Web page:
Pubs, restaurants, and hotels will reopen next month under the 'new normal' rules

The pubs will reopen next month, which falls under the 'new normal', encouraging drinkers to order pins on a smartphone app and patrolling to ensure that social-removal measures are in place.

Prime Minister Boris Johnson is scheduled to deliver pubs in England next week to reopen from July 4 as a further step by the government to ease the coronavirus lockdown and restore the country's flagging economy.

Cafes, restaurants, and hotels will also be allowed to resume customers' reception from the same date after the coronavirus alert was lowered on Friday.

Downgrading - recommended by the Joint Bio Safety Center (JBC) - means that transmission of coronaviruses is no longer considered "high or fast".

The move to reintroduce the hospitality sector may be triggered by the results of a government-mandated review of the 2M Social Away regime, which is expected to end.

Culture Secretary Oliver Dowden told BBC Radio 4 on Saturday that Whitehall officials have confirmed that the review will conclude in the coming days and expect results next week.

The results of the review show that the hospitality sector is eagerly anticipated, with many bosses favoring distance reduction.
Pub's pen desperate letter to Boris Johnson
2 Your rule wants to slow down the spread of Kovid-19, but in pubs, cafes, and restaurants it takes a lot of restraint to get customers through their doors.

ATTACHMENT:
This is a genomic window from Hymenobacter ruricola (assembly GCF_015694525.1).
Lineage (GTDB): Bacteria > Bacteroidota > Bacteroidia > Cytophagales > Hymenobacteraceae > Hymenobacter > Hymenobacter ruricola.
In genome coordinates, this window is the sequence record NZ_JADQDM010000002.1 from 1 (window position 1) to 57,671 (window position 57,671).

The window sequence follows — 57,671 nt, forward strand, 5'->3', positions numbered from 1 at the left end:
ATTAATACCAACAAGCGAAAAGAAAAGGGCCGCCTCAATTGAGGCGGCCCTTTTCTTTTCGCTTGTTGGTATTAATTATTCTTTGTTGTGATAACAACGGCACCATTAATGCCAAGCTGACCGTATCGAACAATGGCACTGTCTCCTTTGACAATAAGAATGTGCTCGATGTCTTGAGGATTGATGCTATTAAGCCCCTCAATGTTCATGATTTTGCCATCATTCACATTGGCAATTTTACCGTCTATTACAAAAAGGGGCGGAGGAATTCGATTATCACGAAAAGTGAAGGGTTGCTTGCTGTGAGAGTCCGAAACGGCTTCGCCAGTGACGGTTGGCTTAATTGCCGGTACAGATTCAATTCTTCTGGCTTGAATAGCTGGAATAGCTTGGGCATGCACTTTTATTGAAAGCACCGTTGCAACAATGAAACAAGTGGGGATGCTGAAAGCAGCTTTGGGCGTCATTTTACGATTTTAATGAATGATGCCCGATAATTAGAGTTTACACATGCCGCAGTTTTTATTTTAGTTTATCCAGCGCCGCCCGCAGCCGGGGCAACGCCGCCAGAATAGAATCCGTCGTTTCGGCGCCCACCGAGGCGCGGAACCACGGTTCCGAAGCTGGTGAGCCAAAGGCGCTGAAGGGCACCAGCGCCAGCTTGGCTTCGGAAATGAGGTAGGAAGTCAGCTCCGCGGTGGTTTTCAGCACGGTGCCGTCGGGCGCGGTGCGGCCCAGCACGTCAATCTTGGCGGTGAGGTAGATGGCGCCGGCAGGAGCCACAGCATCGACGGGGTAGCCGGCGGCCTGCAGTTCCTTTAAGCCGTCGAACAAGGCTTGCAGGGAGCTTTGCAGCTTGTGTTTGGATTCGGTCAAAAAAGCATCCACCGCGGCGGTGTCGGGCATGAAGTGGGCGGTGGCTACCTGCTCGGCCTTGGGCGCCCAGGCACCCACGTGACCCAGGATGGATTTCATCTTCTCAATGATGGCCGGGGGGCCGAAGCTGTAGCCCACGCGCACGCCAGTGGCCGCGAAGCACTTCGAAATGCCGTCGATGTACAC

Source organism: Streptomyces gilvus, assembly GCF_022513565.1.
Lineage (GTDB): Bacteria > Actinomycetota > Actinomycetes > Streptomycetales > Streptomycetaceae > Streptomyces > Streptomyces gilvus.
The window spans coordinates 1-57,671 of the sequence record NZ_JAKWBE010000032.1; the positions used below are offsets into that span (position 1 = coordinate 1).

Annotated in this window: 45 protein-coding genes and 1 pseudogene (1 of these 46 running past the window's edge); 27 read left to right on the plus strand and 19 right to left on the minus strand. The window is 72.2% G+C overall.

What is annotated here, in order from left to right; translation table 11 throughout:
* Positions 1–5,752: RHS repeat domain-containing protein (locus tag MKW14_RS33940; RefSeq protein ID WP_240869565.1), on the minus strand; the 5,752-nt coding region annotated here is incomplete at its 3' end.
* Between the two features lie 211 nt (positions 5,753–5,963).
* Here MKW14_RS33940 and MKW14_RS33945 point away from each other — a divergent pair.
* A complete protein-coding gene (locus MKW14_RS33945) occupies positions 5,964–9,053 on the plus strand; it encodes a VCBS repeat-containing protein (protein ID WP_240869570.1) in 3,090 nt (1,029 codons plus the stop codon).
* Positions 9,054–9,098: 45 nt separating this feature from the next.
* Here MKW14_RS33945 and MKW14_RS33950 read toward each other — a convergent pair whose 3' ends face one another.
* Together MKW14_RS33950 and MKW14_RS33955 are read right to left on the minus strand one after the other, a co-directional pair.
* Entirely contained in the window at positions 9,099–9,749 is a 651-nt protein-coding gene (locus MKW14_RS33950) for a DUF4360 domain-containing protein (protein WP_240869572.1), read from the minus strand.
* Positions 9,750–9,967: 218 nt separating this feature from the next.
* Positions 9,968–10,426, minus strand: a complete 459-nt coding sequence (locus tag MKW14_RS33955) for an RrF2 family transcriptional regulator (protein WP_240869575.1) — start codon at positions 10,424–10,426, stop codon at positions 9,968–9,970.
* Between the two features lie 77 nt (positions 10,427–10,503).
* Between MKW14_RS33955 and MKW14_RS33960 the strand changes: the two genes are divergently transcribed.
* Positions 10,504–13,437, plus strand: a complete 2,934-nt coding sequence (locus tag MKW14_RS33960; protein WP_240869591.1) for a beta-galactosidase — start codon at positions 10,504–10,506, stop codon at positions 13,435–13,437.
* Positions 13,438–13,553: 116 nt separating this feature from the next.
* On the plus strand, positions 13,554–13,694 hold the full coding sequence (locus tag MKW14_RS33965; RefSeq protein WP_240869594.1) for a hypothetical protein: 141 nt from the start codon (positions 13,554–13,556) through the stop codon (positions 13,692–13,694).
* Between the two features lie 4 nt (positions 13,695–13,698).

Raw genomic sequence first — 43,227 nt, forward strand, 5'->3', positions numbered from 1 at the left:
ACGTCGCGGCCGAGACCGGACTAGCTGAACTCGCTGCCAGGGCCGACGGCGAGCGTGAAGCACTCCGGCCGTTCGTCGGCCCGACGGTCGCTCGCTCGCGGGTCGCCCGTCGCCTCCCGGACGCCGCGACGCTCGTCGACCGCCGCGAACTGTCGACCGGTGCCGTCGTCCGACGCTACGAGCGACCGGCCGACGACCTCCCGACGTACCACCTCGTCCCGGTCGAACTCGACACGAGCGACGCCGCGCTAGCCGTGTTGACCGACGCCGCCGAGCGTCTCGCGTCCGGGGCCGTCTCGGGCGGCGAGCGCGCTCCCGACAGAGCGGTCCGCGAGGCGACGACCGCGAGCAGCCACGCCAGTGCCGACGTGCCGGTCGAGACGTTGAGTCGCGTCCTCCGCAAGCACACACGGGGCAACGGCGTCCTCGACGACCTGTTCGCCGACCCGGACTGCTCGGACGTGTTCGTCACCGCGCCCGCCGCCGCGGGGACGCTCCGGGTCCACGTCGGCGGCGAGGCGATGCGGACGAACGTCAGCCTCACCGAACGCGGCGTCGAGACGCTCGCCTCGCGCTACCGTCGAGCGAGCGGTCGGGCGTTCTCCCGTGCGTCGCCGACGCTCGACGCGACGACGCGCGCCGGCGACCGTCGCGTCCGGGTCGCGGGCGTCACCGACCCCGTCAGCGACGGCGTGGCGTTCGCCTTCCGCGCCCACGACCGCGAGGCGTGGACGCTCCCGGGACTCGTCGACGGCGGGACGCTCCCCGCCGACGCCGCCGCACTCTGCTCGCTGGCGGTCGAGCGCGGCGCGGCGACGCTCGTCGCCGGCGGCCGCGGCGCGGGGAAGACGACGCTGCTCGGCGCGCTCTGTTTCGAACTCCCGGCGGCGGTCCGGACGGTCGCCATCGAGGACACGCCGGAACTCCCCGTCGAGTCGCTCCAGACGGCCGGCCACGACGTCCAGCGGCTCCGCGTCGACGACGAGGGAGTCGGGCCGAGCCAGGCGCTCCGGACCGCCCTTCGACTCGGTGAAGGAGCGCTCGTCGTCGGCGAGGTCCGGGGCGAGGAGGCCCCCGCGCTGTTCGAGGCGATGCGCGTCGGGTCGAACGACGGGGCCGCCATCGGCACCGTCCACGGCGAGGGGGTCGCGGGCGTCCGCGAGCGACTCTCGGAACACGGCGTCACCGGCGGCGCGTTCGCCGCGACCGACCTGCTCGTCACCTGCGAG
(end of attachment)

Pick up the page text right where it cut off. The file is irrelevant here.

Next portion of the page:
As part of the government's plan to reopen the hospitality sector, the guidance created by businesses and ministers is expected to encourage pubis to order drinks using the app rather than going to bars but said the current law would authorize patrolling.

Meanwhile, Times Restaurant Tables are not predetermined and the room service at the hotels is kept at the exterior doors with guidance.

Mr. Johnson said the current lockdown measures were not yet taken to be more relaxed, but that reducing the level of vigilance to four to three would allow ministers to "start making some progress" and socialize.

The Prime Minister promised new guidance for the hospitality sector and businesses "very soon".

Asked if the distance limit could be eased to help schools return to England in the autumn, he told the public on Friday "to look at" the place.

Mr. Johnson has come under considerable pressure from his fellow patrons to ease the 2-meter distance rule.

Former Commerce Secretary Greg Clark said Friday that evidence from other countries "worked a lower social distance."

"It's important that we take advantage of this, and I think from the experience of others," the Tory MP told BBC Newsnight.

Government scientific advisers, meanwhile, say that if they take risk mitigation measures, they will be comfortable with shorter distances, such as sitting side by side and shielding.

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